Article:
I’ll be honest – that particular post was really just a note to self. I tend to write package members as public initially so that I can test them by calling them directly.
Once I’ve finished coding the package, I’ll then go through and make all of the helper package members private. My note was simply to remind myself that the PLS-00231 error when compiling a package usually means that I’ve referenced a function in a SQL statement and then made it private.
So, we know that a PL/SQL function can only be called in a SQL statement if it’s a schema level object or it’s definied in the package header because that’s the definition of a Public function in PL/SQL. Or at least it was…
In formulating an answer to Andrew’s question, it became apparent that the nature of Private functions have evolved a bit in 12c.
So, what I’m going to look at here is :
What are Private and Public package members in PL/SQL and why you might want to keep a package member private
How 12c language features change our definition of private and public in terms of PL/SQL objects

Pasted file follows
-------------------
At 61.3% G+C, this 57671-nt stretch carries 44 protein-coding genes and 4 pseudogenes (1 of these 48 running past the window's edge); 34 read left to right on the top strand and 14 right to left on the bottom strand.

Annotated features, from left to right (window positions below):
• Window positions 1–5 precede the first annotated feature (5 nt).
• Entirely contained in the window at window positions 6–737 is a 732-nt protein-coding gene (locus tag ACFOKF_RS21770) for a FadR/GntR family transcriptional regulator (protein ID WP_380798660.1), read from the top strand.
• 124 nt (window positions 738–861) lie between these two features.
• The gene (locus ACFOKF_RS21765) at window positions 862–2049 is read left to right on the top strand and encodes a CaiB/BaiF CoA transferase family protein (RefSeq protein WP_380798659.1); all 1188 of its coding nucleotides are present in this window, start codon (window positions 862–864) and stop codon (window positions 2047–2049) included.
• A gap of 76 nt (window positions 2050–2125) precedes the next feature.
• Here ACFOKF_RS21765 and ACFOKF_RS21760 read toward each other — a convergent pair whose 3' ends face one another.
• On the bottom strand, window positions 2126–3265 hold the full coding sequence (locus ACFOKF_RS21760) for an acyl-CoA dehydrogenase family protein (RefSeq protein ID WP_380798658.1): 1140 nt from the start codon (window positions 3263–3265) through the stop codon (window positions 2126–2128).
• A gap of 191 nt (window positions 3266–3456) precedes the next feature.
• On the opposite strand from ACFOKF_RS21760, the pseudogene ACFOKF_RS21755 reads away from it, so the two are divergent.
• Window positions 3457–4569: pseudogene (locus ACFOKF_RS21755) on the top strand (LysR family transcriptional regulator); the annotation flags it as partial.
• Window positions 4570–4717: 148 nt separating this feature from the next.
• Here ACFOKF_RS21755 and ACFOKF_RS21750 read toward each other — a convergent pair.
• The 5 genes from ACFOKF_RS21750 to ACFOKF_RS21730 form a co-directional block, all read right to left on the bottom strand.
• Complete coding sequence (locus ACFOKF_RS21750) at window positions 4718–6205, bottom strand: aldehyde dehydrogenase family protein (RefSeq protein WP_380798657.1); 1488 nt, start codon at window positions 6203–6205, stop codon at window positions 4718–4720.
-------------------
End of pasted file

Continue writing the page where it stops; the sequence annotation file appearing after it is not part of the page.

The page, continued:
Hopefully provide some up-to-date answers for Andrew
There are times when I feel like Baldrick.
One moment I’m all boundless optimism and cunning plans and the next, I’m so confused I don’t know what my name is or where I live.
One such recent bout of existential uncertainty was caused by the error mentioned in the title of this post, or to give it it’s full name :
PLS-00231 : Function <function name> may not be used in SQL
We had a few days of warm, sunny weather in Milton Keynes recently and this induced Deb and I to purchase a Garden Umberella to provide some shade.
After a lifetime of Great British Summers we should have known better. The sun hasn’t been seen since.
As for the umbrella ? Well that does still serve a purpose – it keeps the rain off.
Rather like an umbrella Oracle’s Edition Based Redefinition feature can be utilized for purposes other than those for which it was designed.
Introducted in Oracle Database 11gR2, Edition Based Redefinition (EBR to it’s friends) is a mechanism for facilitating zero-downtime releases of application code.
It achieves this by separating the deployment of code to the database and that code being made visible in the application.
To fully retro-fit EBR to an application, you would need to create special views – Editioning Views – for each application table and then ensure that any application code referenced those views and not the underlying tables.
Even if you do have a full automated test suite to perform your regression tests, this is likely to be a major undertaking.